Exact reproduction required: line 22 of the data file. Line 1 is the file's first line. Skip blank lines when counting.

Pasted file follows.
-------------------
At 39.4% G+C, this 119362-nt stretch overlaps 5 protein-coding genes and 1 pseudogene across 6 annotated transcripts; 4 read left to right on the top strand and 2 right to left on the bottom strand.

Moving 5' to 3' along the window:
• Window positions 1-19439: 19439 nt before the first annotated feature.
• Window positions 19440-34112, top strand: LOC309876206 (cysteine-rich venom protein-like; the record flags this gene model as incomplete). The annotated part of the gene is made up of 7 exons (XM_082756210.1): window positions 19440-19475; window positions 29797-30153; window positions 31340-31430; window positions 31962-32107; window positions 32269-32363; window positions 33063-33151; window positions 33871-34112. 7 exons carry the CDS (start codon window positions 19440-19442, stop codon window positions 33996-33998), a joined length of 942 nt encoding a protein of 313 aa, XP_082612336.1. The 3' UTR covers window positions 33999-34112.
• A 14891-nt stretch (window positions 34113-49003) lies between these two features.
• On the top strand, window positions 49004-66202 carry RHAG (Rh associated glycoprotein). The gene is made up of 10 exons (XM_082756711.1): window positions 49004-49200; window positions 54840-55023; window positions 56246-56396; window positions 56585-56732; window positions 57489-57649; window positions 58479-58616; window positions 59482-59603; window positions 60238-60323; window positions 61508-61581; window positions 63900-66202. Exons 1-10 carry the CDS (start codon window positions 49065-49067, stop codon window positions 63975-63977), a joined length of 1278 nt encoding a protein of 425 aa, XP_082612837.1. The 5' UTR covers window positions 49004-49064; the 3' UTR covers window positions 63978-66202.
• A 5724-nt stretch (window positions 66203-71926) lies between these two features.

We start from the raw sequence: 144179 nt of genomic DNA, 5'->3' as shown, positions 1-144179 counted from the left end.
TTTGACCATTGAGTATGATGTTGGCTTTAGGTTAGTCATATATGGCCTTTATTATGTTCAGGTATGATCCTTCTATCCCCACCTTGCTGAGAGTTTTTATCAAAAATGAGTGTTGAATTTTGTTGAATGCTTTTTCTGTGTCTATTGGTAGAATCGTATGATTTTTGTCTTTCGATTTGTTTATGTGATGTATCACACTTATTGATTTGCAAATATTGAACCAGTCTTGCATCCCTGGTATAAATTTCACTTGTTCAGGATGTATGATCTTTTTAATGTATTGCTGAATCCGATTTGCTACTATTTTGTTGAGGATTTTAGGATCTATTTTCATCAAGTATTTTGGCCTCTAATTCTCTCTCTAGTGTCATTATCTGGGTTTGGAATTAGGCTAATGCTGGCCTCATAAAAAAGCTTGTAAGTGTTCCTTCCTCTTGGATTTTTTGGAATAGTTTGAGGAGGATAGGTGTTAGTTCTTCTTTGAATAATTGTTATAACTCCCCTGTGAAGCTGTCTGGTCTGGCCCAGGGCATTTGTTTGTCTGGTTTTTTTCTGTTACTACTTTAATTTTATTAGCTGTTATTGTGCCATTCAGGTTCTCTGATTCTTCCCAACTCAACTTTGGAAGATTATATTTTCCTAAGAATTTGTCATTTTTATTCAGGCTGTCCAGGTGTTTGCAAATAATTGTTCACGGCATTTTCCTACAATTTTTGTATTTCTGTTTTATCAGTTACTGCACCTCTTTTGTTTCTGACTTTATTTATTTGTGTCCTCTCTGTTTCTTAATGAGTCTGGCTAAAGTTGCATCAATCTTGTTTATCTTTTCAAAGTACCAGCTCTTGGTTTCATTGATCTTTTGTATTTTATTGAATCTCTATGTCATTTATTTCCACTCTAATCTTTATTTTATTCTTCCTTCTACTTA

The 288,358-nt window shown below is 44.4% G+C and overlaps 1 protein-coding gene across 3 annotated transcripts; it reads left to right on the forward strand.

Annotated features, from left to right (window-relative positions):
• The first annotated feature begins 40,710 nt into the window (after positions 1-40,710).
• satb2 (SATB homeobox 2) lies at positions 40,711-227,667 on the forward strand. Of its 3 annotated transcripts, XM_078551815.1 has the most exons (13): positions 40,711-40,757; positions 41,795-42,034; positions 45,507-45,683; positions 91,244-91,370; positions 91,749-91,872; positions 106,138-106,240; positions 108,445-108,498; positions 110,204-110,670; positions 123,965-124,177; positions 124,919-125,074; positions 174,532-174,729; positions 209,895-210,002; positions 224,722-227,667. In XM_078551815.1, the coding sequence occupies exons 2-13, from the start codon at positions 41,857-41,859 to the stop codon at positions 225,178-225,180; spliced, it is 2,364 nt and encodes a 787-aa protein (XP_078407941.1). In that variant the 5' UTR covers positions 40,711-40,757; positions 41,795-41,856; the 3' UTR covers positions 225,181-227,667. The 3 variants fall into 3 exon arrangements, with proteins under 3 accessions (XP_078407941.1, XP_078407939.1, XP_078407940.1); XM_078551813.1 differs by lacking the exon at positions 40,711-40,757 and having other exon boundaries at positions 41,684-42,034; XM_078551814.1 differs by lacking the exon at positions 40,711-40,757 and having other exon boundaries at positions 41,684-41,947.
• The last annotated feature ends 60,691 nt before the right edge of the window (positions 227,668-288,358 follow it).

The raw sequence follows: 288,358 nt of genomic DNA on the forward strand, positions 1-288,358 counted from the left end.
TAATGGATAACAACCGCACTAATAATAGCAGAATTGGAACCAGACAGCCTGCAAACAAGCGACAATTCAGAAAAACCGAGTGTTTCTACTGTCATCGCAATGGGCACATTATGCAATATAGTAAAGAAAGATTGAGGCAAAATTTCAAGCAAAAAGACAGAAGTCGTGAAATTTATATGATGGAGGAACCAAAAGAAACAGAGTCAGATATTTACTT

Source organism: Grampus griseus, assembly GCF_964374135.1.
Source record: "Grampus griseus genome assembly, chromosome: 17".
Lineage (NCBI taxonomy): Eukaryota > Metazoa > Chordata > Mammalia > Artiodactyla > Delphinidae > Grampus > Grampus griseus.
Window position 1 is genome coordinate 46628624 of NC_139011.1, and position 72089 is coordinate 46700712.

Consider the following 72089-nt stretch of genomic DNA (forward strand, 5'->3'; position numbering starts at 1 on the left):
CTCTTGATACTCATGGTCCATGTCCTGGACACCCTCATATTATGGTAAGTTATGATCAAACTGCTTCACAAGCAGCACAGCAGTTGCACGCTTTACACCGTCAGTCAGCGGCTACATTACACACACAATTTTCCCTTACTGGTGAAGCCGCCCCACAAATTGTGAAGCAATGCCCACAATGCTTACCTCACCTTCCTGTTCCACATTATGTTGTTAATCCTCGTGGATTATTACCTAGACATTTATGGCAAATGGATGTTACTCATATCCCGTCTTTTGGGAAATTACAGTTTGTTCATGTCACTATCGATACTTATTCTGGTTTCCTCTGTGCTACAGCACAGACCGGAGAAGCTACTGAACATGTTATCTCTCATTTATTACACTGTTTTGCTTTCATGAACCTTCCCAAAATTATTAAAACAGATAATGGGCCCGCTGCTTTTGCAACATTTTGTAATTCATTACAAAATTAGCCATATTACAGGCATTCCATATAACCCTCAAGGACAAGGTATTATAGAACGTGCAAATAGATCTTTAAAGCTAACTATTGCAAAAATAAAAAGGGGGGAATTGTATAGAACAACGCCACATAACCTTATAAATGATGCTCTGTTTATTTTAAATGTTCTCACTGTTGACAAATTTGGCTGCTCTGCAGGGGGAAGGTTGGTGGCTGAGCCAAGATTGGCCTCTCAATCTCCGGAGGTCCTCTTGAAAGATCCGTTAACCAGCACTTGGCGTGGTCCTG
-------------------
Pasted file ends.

CTCTTGATACTCATGGTCCATGTCCTGGACACCCTCATATTATGGTAAGTTATGATCAAACTGCTTCACAAGCAGCACAGCAGTTGCACGCTTTACACCGTCAGTCAGCGGCTACATTACACACACAATTTTCCCTTACTGGTGAAGCCGCCCCACAAATTGTGAAGCAATGCCCACAATGCTTACCTCACCTTCCTGTTCCACATTATGTTGTTAATCCTCGTGGATTATTACCTAGACATTTATGGCAAATGGATGTTACTCATATCCCGTCTTTTGGGAAATTACAGTTTGTTCATGTCACTATCGATACTTATTCTGGTTTCCTCTGTGCTACAGCACAGACCGGAGAAGCTACTGAACATGTTATCTCTCATTTATTACACTGTTTTGCTTTCATGAACCTTCCCAAAATTATTAAAACAGATAATGGGCCCGCTGCTTTTGCAACATTTTGTAATTCATTACAAAATTAGCCATATTACAGGCATTCCATATAACCCTCAAGGACAAGGTATTATAGAACGTGCAAATAGATCTTTAAAGCTAACTATTGCAAAAATAAAAAGGGGGGAATTGTATAGAACAACGCCACATAACCTTATAAATGATGCTCTGTTTATTTTAAATGTTCTCACTGTTGACAAATTTGGCTGCTCTGCAGGGGGAAGGTTGGTGGCTGAGCCAAGATTGGCCTCTCAATCTCCGGAGGTCCTCTTGAAAGATCCGTTAACCAGCACTTGGCGTGGTCCTG